Debt recovery in AustraliaA debt is a sum of money owed by a debtor to a creditor which is legally enforceable.
Debt recovery is the legal process and procedure which a creditor can initiate to get backthe money which is owed by the debtor.
What is and what is not a debtStrictly speaking, a debt arises in situations where the legal liability on the debtor topay or repay money is clear, and the debtor has failed to meet his, her, or its obligationto pay the creditor.
Common situations where a debt may arise include:where one person loans money to another on the condition that it is paid back andit is not repaid when an account is rendered for goodsand services and it is not paid by the due date where money is due and owing under a tenancy agreement.
If the liability to pay is questionable, then debt recovery may not be the appropriate procedurefor the person who is seeking to be paid.
For example, a contract may specify that asum is payable upon completion of a project.
However, the person who was to have paid querieswhether the project has been completed to the required level of skill and care.
In thissituation the legal issue may be whether there is a breach of contract or negligence, anddebt recovery proceedings may not be suitable.
We recommend you speak to a lawyer prior tocommencing debt recovery proceedings on your own so that you can get the right advice regardingwhether this is the appropriate course of action for your situation.
Letters of demand In every jurisdiction, creditors are expectedto have issued a letter of demand to a debtor prior to commencing proceedings in Court.
A letter of demand must always: be addressed to the debtor and specifythat it is a letter of demand detail the amount of the debt and underwhat circumstances the debt became due and payablegive a deadline for payment of the debt, andadvise the debtor that, unless payment is made by the due date, the creditor willcommence proceedings in the appropriate Court or Tribunal.
Where debt recovery proceedings are initiated Once a letter of demand has been sent, ifa debtor either ignores the letter or refuses to pay, then the creditor may commence proceedingsto recover the debt.
The appropriate Court or Tribunal for thecommencement of proceedings will depend on: where the debt arose (which state or territory)the amount of the debt, and whether the debt is of a particular nature,such as a consumer-trader claim or a residential tenancies claim.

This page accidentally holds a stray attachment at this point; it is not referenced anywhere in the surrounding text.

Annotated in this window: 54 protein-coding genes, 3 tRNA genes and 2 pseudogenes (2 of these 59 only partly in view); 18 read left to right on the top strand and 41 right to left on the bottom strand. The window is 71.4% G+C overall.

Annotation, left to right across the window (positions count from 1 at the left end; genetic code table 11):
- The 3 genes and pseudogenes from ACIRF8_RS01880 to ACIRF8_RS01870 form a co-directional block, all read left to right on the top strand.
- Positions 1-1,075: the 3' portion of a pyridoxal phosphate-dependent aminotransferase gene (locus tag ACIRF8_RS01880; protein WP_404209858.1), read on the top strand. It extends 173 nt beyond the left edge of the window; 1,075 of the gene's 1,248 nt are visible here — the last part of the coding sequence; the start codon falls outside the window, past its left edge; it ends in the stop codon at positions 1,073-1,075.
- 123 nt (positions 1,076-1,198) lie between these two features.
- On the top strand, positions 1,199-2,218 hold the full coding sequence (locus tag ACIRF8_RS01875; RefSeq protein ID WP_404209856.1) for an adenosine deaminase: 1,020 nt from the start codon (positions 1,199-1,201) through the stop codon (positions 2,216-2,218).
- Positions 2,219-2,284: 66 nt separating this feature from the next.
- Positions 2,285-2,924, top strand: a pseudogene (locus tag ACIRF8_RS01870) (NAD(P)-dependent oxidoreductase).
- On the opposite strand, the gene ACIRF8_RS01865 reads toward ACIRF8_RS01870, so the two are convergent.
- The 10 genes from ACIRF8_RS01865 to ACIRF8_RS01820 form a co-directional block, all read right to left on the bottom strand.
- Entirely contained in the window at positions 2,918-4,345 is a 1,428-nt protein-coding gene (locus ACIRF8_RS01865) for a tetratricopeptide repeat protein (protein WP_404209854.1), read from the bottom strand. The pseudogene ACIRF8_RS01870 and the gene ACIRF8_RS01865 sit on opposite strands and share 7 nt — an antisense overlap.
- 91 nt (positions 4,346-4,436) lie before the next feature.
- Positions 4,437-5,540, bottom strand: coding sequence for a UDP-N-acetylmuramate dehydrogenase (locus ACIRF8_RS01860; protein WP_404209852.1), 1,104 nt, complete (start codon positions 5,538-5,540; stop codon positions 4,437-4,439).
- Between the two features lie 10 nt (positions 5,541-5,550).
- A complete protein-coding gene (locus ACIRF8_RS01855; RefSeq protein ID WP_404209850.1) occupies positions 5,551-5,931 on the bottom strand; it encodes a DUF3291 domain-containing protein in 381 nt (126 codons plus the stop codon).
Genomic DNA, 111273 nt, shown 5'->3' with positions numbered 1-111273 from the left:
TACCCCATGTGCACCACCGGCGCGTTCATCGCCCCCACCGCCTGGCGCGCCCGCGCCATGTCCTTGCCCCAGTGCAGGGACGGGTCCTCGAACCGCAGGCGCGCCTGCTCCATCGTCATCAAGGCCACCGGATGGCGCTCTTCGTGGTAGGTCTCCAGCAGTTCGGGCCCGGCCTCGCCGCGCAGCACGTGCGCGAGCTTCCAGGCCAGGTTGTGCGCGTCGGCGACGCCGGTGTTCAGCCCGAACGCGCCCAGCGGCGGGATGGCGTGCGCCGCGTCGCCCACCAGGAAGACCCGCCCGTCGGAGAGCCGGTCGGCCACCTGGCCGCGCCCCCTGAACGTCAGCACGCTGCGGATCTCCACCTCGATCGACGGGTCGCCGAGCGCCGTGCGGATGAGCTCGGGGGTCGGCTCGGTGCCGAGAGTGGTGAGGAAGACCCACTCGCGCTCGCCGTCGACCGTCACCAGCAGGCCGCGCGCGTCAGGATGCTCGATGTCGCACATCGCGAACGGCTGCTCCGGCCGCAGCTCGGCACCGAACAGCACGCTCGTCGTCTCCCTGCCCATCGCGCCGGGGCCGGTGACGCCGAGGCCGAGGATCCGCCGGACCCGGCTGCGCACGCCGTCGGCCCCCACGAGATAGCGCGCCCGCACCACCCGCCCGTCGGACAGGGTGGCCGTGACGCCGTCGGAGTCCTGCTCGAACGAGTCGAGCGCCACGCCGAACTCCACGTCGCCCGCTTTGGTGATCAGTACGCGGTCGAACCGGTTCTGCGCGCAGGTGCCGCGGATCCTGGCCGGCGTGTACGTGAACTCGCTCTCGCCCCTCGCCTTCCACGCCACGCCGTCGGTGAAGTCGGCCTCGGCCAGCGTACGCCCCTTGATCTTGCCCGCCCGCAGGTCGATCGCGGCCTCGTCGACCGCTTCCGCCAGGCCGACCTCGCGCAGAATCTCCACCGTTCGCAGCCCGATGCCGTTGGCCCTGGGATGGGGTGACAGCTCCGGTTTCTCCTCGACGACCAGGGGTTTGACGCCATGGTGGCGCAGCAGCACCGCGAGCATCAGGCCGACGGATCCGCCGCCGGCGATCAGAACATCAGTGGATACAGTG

For example, the Queensland Civil and Administrative Tribunal (QCAT) has jurisdiction to hear debtdisputes for amounts under $25,000, provided that the matter is related to certain kindsof disputes such as money lent and not repaid, unpaid invoices, and IOUs.
It also has jurisdictionto send to a hearing those disputes which relate to a sum of money less than $3,000.
The Victorian Civil and Administrative Tribunal (VCAT), on the other hand, has jurisdictionto hear disputes in relation to goods or services where payment for the goods or services hasnot been made.
It does not have jurisdiction to hear general debt recovery matters likeQCAT.
Each of the Courts in the individual statesand territories has a different jurisdictional limit, which you should check prior to initiatingproceedings.
The Supreme Court of Western Australia, for example, hears civil matterswhere the amount in dispute is over $750,000, whereas in South Australia either the DistrictCourt or the Supreme Court may hear civil disputes of $100,000 or above.
The procedure for debt recovery The procedure for debt recovery depends onthe Court or Tribunal in which the creditor commences proceedings to recover the debt.
We recommend you seek advice from a lawyer prior to commencing your claim to ensure youfollow the correct procedure.
Alternatives to litigationIt is always recommended that a creditor endeavour to resolve a debt recovery issue with a debtorthrough negotiation unless it is inappropriate in the circumstances, such as where therehas been a threat of violence or a debtor cannot be located.
Some states and territories have government departments which offer dispute resolutionservices, such as the Victorian Small Business Commissioner or the Department of Justiceand Attorney General’s dispute resolution branch in Queensland.
What to do next If you or someone you know is owed a debtyou wish to recover, it is important to obtain legal advice as soon as possible.
Go To Court Lawyers operate a Legal Hotline on 1300 636 846 where you can talk directlyto a lawyer from 7am to midnight, 7 days a week.
Your call will be treated with the strictestconfidentiality and without judgement.
The lawyer will assess your matter and recommenda course of action.
Should you need a Court lawyer, even at veryshort notice, the Legal Hotline staff will be able to arrange one for you.
You can alsorequest a call back via the website gotocourt.
Au and a lawyer will call you back to assessyour matter.